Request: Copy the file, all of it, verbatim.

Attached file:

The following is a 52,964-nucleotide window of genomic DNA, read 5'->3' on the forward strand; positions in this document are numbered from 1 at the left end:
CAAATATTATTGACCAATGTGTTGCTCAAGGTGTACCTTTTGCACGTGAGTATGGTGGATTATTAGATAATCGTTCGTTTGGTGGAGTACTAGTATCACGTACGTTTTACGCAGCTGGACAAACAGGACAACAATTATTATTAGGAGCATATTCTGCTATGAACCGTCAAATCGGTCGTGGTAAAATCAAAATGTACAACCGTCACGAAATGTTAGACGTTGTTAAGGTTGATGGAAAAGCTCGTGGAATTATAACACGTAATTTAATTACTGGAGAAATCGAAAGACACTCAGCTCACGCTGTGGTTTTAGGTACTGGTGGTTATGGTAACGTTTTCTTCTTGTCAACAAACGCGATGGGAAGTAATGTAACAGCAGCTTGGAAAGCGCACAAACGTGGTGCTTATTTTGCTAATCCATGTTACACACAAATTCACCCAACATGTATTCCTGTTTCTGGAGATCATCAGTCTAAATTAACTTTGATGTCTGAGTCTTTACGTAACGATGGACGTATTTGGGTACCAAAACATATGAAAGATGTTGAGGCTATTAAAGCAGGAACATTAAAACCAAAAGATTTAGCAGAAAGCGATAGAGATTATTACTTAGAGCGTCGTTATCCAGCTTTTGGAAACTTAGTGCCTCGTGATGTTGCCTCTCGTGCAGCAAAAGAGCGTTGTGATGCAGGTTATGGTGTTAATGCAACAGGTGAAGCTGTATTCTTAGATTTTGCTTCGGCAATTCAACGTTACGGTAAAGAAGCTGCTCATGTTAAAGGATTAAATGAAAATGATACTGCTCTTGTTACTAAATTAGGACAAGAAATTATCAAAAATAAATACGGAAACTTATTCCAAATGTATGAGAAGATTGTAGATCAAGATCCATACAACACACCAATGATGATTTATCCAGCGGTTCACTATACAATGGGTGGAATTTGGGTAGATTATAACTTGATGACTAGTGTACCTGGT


The following is a 52,964-nucleotide window of genomic DNA, read 5'->3' on the forward strand; positions in this document are numbered from 1 at the left end:
CAAATATTATTGACCAATGTGTTGCTCAAGGTGTACCTTTTGCACGTGAGTATGGTGGATTATTAGATAATCGTTCGTTTGGTGGAGTACTAGTATCACGTACGTTTTACGCAGCTGGACAAACAGGACAACAATTATTATTAGGAGCATATTCTGCTATGAACCGTCAAATCGGTCGTGGTAAAATCAAAATGTACAACCGTCACGAAATGTTAGACGTTGTTAAGGTTGATGGAAAAGCTCGTGGAATTATAACACGTAATTTAATTACTGGAGAAATCGAAAGACACTCAGCTCACGCTGTGGTTTTAGGTACTGGTGGTTATGGTAACGTTTTCTTCTTGTCAACAAACGCGATGGGAAGTAATGTAACAGCAGCTTGGAAAGCGCACAAACGTGGTGCTTATTTTGCTAATCCATGTTACACACAAATTCACCCAACATGTATTCCTGTTTCTGGAGATCATCAGTCTAAATTAACTTTGATGTCTGAGTCTTTACGTAACGATGGACGTATTTGGGTACCAAAACATATGAAAGATGTTGAGGCTATTAAAGCAGGAACATTAAAACCAAAAGATTTAGCAGAAAGCGATAGAGATTATTACTTAGAGCGTCGTTATCCAGCTTTTGGAAACTTAGTGCCTCGTGATGTTGCCTCTCGTGCAGCAAAAGAGCGTTGTGATGCAGGTTATGGTGTTAATGCAACAGGTGAAGCTGTATTCTTAGATTTTGCTTCGGCAATTCAACGTTACGGTAAAGAAGCTGCTCATGTTAAAGGATTAAATGAAAATGATACTGCTCTTGTTACTAAATTAGGACAAGAAATTATCAAAAATAAATACGGAAACTTATTCCAAATGTATGAGAAGATTGTAGATCAAGATCCATACAACACACCAATGATGATTTATCCAGCGGTTCACTATACAATGGGTGGAATTTGGGTAGATTATAACTTGATGACTAGTGTACCTGGT